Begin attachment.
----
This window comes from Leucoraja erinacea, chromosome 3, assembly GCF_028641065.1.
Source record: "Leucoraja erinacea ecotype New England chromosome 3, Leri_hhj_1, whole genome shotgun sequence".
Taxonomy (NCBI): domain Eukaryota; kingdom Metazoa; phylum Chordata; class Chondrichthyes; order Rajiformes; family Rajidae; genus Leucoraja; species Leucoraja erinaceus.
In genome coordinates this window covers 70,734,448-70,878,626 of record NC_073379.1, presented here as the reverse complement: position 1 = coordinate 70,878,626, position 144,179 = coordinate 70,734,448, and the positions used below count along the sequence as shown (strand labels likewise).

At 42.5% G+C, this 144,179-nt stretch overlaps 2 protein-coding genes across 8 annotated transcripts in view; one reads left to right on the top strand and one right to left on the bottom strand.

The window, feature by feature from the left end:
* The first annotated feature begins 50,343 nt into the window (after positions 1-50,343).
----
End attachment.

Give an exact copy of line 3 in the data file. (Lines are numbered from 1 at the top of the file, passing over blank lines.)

Taxonomy (NCBI): domain Eukaryota; kingdom Metazoa; phylum Chordata; class Chondrichthyes; order Rajiformes; family Rajidae; genus Leucoraja; species Leucoraja erinaceus.